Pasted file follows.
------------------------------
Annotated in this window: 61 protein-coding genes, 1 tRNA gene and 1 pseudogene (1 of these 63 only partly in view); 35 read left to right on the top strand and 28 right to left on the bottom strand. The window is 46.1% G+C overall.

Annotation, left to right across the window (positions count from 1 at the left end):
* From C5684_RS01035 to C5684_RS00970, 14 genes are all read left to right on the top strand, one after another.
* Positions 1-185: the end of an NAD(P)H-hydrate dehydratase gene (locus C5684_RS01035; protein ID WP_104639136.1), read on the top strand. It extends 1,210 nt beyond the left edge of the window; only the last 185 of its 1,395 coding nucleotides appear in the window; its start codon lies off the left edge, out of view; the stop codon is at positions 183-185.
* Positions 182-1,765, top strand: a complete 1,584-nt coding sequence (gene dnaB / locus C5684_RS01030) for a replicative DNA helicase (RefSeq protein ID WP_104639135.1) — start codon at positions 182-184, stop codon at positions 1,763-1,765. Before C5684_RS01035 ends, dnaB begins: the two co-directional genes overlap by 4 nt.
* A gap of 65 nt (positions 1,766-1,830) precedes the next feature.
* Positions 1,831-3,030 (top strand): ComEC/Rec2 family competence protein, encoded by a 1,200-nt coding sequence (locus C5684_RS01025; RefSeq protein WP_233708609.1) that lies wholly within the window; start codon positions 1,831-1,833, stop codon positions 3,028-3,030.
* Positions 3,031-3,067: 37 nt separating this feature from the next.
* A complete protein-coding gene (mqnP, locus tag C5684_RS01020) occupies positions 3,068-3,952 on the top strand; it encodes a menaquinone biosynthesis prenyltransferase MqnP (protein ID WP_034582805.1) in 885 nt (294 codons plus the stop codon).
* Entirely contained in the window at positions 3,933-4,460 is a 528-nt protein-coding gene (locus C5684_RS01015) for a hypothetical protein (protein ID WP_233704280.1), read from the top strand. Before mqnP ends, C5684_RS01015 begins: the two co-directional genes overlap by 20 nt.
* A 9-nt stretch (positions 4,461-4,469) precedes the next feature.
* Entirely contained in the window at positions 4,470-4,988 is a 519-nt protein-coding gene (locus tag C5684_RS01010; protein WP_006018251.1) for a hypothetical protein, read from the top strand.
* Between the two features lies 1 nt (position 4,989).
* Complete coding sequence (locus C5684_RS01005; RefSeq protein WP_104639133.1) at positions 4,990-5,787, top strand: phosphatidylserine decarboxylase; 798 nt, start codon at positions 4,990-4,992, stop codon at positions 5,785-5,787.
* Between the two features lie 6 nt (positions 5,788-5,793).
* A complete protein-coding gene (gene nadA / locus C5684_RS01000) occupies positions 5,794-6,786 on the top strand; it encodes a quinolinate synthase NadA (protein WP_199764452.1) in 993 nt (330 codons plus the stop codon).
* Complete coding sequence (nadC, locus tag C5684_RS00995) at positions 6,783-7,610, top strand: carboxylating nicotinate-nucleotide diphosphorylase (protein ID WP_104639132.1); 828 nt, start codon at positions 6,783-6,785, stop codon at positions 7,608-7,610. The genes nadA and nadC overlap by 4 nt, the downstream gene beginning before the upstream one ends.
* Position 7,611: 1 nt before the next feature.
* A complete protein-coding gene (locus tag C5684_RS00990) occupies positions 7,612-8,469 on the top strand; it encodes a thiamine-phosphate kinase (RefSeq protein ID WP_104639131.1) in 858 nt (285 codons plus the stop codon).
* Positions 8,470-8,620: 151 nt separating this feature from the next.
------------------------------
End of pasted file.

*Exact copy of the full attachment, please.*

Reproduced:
Annotated in this window: 61 protein-coding genes, 1 tRNA gene and 1 pseudogene (1 of these 63 only partly in view); 35 read left to right on the top strand and 28 right to left on the bottom strand. The window is 46.1% G+C overall.

Annotation, left to right across the window (positions count from 1 at the left end):
* From C5684_RS01035 to C5684_RS00970, 14 genes are all read left to right on the top strand, one after another.
* Positions 1-185: the end of an NAD(P)H-hydrate dehydratase gene (locus C5684_RS01035; protein ID WP_104639136.1), read on the top strand. It extends 1,210 nt beyond the left edge of the window; only the last 185 of its 1,395 coding nucleotides appear in the window; its start codon lies off the left edge, out of view; the stop codon is at positions 183-185.
* Positions 182-1,765, top strand: a complete 1,584-nt coding sequence (gene dnaB / locus C5684_RS01030) for a replicative DNA helicase (RefSeq protein ID WP_104639135.1) — start codon at positions 182-184, stop codon at positions 1,763-1,765. Before C5684_RS01035 ends, dnaB begins: the two co-directional genes overlap by 4 nt.
* A gap of 65 nt (positions 1,766-1,830) precedes the next feature.
* Positions 1,831-3,030 (top strand): ComEC/Rec2 family competence protein, encoded by a 1,200-nt coding sequence (locus C5684_RS01025; RefSeq protein WP_233708609.1) that lies wholly within the window; start codon positions 1,831-1,833, stop codon positions 3,028-3,030.
* Positions 3,031-3,067: 37 nt separating this feature from the next.
* A complete protein-coding gene (mqnP, locus tag C5684_RS01020) occupies positions 3,068-3,952 on the top strand; it encodes a menaquinone biosynthesis prenyltransferase MqnP (protein ID WP_034582805.1) in 885 nt (294 codons plus the stop codon).
* Entirely contained in the window at positions 3,933-4,460 is a 528-nt protein-coding gene (locus C5684_RS01015) for a hypothetical protein (protein ID WP_233704280.1), read from the top strand. Before mqnP ends, C5684_RS01015 begins: the two co-directional genes overlap by 20 nt.
* A 9-nt stretch (positions 4,461-4,469) precedes the next feature.
* Entirely contained in the window at positions 4,470-4,988 is a 519-nt protein-coding gene (locus tag C5684_RS01010; protein WP_006018251.1) for a hypothetical protein, read from the top strand.
* Between the two features lies 1 nt (position 4,989).
* Complete coding sequence (locus C5684_RS01005; RefSeq protein WP_104639133.1) at positions 4,990-5,787, top strand: phosphatidylserine decarboxylase; 798 nt, start codon at positions 4,990-4,992, stop codon at positions 5,785-5,787.
* Between the two features lie 6 nt (positions 5,788-5,793).
* A complete protein-coding gene (gene nadA / locus C5684_RS01000) occupies positions 5,794-6,786 on the top strand; it encodes a quinolinate synthase NadA (protein WP_199764452.1) in 993 nt (330 codons plus the stop codon).
* Complete coding sequence (nadC, locus tag C5684_RS00995) at positions 6,783-7,610, top strand: carboxylating nicotinate-nucleotide diphosphorylase (protein ID WP_104639132.1); 828 nt, start codon at positions 6,783-6,785, stop codon at positions 7,608-7,610. The genes nadA and nadC overlap by 4 nt, the downstream gene beginning before the upstream one ends.
* Position 7,611: 1 nt before the next feature.
* A complete protein-coding gene (locus tag C5684_RS00990) occupies positions 7,612-8,469 on the top strand; it encodes a thiamine-phosphate kinase (RefSeq protein ID WP_104639131.1) in 858 nt (285 codons plus the stop codon).
* Positions 8,470-8,620: 151 nt separating this feature from the next.